If it has been shown through medical procedures such as ultrasound or blood tests that a baby has birth defects, a provider may suggest a C-section.
6. A chronic health condition in the birthing person
Many chronic health conditions can play a part in a provider suggesting a C-section.
Many people with chronic health conditions can and do have normal, healthy pregnancies. However, if there are risks with your health condition, it is important to review all your options and ensure that you and your baby have the best possible outcome and birth experience.
7. Placenta previa or accreta
In these conditions, the placenta covers the cervix partially or all the way. If this is the case in the end of pregnancy, there is a chance you may want to choose C-section vs vaginal birth.
8. Previous uterine surgery, including C-section
People who have had a previous uterine surgery or C-section may be suggested to have a C-section.
There are many other reasons that may be a cause for an elective Cesarean, or a medically necessary C-section, and it’s important to discuss these things with your provider. There is never any harm in seeking out multiple opinions.
Why may someone choose an elective C-section?
The way we give birth is very important. It is an event in our lives with a great lasting impact. I am a prime example of this. The way I gave birth to my children molded me into the person I am today.
With my second pregnancy, the operative report shows that I elected for a second C-section. When I saw this, I will be honest, I was upset. A repeat C-section was not what I wanted, but I was being told I needed it.
As I walked down to the operating room to meet my baby girl, I was sad. I felt sad because I was losing an experience that I longed to have. I was also excited to see my precious baby girl.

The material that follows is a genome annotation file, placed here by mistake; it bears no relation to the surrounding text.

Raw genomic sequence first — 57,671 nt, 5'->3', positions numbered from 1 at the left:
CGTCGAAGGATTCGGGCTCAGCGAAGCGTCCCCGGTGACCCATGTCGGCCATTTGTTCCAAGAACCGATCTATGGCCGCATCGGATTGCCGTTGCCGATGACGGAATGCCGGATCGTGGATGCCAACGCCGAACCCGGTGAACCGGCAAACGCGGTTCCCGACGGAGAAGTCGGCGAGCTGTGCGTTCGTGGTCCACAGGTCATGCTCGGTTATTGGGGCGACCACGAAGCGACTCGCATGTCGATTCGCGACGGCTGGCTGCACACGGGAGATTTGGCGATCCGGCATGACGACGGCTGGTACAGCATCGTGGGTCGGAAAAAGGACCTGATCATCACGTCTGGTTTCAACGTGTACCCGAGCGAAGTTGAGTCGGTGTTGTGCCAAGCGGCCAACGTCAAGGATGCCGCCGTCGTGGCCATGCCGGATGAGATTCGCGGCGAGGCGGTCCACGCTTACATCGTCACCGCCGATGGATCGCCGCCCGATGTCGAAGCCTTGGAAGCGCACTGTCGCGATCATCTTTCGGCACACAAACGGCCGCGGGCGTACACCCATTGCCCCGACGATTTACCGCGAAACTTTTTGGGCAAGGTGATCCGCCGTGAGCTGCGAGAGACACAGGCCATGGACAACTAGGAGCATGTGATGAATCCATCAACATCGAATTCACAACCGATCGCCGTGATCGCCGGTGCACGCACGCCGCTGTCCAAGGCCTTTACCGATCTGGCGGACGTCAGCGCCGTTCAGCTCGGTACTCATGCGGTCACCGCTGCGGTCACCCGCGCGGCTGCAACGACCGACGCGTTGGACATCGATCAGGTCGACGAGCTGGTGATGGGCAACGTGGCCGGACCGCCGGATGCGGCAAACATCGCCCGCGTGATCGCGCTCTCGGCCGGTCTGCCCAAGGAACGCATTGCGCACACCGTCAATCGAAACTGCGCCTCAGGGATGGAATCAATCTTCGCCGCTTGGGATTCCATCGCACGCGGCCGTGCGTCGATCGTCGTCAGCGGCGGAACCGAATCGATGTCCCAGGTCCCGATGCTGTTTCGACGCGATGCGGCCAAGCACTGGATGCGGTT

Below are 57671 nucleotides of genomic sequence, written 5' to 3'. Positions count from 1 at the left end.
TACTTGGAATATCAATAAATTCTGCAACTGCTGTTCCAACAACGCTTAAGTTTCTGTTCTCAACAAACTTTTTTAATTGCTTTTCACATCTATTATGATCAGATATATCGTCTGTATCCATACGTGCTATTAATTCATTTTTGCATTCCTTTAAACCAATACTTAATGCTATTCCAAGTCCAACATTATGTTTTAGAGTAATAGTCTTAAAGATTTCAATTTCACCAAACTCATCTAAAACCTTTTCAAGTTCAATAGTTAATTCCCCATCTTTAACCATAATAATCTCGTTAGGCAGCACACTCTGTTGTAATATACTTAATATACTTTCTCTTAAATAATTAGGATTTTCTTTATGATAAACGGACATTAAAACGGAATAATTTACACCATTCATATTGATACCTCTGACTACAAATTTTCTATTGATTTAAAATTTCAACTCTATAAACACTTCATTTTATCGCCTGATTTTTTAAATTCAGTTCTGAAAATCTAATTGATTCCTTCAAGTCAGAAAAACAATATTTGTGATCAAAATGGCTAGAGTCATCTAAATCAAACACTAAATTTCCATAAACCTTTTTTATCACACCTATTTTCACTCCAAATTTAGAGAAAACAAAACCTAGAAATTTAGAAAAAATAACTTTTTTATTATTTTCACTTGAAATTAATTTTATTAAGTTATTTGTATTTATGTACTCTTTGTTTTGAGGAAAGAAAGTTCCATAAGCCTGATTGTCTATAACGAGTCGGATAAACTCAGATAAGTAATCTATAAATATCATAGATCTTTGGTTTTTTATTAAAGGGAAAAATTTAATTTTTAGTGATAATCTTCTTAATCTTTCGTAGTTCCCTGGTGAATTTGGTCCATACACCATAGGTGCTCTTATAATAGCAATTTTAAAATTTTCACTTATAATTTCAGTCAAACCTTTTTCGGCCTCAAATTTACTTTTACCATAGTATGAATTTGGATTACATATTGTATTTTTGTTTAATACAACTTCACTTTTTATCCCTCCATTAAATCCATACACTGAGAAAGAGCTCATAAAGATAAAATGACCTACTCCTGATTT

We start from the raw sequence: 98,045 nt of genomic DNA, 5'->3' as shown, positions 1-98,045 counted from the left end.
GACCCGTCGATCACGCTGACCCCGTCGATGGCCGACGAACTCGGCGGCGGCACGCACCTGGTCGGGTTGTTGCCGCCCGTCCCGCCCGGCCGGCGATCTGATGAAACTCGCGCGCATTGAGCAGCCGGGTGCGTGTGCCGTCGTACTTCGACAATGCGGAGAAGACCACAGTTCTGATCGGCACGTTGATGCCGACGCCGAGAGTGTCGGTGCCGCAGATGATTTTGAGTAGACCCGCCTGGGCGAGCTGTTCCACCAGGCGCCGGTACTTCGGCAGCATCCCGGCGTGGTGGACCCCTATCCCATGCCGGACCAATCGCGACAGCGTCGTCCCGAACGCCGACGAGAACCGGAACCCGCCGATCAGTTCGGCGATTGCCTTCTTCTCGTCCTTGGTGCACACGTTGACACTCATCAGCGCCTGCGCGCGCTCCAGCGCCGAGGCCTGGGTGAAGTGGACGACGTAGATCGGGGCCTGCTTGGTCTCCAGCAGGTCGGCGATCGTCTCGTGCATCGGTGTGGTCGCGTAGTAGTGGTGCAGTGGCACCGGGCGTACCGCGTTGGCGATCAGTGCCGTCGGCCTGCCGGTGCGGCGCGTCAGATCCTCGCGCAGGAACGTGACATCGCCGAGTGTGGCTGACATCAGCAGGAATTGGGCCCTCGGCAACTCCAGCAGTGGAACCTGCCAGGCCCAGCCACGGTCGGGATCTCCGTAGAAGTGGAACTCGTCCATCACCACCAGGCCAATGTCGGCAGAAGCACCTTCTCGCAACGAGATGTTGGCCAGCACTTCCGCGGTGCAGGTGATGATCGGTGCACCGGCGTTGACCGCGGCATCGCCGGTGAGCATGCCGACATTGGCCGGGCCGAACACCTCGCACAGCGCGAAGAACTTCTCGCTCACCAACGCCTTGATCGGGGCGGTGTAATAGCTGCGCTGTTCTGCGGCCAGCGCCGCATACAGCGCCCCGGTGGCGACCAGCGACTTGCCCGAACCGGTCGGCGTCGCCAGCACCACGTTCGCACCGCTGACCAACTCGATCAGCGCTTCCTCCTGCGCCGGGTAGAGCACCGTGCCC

Back then, I asked myself WHY would anyone EVER choose to have a C-section? The recovery process was not easy, and it was a major surgery.
It wasn’t until I processed my birth experience and started birth work that I understood. In addition to the medical reasons listed above, there are many reasons people have an elective Cesarean.
1. Not knowing options after a previous C-section
One of the leading reasons for elective C-section is not having been given any other option. You may be told you can’t give birth any other way, since you had a C-section the first time.
Back in the 1970’s the phrase “once a Cesarean, always a Caesarean” came into use. This statement is false. However, many providers will still suggest C-sections in subsequent births for their patients.
2. Pelvic floor issues
The pelvic floor may be of concern if you had previous trauma to it. Even then, there may be concern about giving birth and becoming “damaged” or having issues after birth.
I have heard many people say that one of their biggest fears is tearing down below, and this fear may lead them to choose an elective C-section. They are concerned about what it will do to their intimate life and future physical activity.